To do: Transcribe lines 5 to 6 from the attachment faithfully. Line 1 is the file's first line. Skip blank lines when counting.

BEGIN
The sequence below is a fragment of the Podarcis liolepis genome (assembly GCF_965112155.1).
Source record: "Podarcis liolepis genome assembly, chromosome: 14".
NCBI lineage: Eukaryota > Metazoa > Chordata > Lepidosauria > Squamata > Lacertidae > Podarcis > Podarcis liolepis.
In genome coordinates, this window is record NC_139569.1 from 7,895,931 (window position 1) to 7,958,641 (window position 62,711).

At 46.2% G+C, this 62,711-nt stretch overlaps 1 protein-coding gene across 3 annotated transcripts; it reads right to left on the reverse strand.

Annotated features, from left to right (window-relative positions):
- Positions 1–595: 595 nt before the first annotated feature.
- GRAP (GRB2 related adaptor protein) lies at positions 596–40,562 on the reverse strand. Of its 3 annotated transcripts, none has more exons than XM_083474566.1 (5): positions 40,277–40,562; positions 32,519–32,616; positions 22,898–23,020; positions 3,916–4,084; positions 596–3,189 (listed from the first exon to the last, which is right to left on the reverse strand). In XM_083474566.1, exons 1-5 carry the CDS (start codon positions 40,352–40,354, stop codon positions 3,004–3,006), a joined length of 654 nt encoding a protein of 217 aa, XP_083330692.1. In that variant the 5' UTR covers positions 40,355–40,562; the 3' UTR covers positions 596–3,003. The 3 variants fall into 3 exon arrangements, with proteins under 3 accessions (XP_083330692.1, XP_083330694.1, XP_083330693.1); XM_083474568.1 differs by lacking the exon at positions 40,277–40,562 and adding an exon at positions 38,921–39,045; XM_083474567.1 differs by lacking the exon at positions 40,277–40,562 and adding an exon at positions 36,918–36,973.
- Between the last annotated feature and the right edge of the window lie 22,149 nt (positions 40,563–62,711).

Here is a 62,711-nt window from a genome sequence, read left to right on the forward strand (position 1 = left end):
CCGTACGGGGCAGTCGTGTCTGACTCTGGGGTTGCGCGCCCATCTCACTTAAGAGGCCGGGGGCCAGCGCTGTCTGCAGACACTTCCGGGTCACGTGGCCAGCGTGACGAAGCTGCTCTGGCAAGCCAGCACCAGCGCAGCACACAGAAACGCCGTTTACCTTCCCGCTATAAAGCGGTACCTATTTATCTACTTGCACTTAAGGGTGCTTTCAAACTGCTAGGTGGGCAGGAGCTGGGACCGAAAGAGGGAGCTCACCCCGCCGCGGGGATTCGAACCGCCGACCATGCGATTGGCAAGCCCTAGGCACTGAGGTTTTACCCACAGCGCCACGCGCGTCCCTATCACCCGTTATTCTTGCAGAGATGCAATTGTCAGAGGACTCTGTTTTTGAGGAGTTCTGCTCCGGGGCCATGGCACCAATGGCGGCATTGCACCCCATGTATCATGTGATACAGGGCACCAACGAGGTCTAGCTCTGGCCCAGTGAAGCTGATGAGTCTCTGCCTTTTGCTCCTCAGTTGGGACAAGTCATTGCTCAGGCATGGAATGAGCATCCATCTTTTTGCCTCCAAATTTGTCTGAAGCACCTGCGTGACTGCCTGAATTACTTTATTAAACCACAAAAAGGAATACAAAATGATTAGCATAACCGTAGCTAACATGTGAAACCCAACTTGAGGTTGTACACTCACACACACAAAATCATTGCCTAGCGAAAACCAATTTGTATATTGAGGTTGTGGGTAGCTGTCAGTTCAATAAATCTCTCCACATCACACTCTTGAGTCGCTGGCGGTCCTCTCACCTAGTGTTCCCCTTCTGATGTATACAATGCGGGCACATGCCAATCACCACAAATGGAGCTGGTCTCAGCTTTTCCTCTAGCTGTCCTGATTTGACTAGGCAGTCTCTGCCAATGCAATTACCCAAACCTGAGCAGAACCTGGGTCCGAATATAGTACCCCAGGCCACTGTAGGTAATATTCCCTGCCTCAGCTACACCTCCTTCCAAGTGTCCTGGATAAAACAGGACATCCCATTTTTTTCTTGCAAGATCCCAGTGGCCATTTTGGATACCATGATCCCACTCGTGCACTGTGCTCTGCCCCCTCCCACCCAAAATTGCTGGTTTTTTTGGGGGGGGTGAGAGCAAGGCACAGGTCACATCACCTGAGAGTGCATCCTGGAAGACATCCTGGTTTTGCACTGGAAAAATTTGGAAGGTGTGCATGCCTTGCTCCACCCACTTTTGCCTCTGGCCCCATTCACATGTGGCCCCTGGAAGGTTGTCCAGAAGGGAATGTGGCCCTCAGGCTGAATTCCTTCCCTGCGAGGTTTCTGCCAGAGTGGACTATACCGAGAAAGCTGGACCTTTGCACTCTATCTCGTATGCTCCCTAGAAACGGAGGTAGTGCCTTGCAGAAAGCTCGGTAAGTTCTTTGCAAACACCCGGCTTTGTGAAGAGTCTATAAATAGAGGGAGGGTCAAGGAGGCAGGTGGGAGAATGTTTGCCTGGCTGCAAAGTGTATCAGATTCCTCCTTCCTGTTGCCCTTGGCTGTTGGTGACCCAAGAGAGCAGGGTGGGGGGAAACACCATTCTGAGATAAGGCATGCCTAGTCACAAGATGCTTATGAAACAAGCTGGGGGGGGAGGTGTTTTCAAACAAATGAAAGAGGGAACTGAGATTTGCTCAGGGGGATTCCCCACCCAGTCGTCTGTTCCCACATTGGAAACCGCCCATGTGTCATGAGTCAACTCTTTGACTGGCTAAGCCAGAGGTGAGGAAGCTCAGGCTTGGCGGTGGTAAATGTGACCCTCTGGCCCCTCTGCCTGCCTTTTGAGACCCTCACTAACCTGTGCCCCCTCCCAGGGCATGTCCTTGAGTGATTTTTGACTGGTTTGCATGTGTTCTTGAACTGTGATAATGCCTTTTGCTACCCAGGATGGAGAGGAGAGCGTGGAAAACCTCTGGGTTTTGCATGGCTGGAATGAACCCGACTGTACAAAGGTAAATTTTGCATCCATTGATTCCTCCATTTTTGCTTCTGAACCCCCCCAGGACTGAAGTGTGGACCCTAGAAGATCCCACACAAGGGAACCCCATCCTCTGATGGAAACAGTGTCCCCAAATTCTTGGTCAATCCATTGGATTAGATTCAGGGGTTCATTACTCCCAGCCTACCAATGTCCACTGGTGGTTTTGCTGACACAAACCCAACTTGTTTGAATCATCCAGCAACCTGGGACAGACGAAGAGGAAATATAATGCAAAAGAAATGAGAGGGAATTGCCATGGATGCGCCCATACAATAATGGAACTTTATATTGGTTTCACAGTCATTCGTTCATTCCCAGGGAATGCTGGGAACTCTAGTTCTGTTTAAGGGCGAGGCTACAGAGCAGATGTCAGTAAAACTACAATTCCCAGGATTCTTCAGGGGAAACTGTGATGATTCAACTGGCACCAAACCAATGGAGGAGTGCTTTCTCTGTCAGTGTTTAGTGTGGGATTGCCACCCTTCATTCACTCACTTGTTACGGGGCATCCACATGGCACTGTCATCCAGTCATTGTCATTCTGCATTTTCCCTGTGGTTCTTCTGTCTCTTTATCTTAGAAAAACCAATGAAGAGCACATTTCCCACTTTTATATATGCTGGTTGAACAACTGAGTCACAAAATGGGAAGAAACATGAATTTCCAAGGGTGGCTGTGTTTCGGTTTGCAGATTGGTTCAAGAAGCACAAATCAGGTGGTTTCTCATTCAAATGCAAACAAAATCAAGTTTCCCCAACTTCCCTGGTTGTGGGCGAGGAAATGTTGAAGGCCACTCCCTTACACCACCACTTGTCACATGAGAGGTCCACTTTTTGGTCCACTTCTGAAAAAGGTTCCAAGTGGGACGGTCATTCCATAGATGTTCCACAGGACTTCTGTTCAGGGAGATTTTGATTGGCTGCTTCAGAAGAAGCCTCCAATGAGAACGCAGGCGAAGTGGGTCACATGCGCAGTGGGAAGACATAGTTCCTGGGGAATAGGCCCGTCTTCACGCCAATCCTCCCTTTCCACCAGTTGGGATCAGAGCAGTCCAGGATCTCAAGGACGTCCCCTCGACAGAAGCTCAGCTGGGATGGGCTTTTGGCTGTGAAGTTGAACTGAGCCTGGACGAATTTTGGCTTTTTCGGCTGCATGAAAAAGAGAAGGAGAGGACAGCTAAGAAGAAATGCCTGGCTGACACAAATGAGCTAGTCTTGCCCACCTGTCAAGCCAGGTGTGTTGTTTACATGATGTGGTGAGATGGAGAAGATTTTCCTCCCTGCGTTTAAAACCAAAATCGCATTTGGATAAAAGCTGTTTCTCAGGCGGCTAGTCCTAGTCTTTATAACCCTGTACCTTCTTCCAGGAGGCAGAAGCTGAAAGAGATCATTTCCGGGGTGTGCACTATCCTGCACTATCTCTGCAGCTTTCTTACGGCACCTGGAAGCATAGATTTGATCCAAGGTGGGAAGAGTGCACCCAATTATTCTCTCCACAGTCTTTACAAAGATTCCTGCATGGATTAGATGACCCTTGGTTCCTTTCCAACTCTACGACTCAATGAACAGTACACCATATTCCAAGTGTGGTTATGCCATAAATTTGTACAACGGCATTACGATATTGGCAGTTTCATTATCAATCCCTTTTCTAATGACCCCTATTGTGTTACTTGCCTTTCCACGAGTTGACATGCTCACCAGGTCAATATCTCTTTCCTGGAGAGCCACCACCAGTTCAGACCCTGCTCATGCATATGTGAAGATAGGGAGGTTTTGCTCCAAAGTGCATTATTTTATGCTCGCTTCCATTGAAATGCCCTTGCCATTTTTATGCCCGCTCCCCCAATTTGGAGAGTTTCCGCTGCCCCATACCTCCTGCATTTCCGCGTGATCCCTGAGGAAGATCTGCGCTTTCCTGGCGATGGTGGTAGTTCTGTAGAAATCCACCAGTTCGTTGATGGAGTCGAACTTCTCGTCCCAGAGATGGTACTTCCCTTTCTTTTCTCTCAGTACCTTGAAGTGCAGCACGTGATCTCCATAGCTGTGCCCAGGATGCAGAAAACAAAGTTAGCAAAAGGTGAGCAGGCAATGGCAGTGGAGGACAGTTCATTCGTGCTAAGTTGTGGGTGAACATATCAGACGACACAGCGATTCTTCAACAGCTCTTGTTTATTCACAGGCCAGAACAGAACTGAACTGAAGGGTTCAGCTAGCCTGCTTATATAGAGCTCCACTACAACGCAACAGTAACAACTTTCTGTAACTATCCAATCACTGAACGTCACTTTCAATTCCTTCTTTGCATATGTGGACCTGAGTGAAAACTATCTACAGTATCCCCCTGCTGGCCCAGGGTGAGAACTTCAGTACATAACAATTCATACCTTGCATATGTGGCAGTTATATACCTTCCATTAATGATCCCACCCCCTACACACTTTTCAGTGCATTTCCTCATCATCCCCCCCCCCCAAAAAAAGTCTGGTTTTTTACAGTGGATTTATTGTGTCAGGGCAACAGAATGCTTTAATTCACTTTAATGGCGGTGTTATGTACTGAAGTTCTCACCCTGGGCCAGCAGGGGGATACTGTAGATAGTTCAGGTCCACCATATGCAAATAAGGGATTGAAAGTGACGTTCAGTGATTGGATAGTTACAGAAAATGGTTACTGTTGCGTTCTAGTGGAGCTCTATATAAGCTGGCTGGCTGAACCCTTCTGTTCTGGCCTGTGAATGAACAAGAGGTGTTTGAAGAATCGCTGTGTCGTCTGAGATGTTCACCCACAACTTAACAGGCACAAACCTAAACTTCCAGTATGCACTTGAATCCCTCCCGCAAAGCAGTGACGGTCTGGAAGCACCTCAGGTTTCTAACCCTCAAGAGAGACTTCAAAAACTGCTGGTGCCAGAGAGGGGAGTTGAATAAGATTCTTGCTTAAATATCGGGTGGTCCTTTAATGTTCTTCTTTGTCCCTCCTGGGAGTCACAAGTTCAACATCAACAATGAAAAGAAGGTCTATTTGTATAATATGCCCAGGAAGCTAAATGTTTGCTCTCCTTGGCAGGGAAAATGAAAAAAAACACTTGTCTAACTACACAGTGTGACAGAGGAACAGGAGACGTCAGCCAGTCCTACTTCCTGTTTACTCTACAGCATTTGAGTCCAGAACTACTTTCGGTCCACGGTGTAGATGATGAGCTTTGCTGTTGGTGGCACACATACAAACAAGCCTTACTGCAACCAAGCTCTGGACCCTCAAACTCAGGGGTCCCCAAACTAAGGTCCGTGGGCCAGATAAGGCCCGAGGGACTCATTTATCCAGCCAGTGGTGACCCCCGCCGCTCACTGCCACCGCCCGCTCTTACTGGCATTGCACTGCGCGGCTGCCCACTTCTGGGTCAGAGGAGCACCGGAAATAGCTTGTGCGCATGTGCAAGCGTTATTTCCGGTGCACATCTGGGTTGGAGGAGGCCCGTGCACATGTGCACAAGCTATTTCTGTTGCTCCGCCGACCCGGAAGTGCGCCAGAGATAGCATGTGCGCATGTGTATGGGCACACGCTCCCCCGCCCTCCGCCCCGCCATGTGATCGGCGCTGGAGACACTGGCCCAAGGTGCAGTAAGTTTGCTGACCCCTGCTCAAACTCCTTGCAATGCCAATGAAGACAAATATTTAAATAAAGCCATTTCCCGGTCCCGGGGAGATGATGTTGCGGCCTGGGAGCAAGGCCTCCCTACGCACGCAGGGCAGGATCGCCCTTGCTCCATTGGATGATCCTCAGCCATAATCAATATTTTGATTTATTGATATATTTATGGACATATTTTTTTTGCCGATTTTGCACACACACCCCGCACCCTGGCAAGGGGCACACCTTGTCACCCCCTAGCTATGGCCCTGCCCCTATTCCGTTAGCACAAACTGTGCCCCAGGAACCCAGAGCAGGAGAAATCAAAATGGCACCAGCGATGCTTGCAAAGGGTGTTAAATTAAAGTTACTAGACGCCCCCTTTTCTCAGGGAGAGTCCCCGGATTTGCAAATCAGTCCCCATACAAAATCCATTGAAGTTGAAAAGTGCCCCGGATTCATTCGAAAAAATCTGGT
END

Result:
At 46.2% G+C, this 62,711-nt stretch overlaps 1 protein-coding gene across 3 annotated transcripts; it reads right to left on the reverse strand.

Annotated features, from left to right (window-relative positions):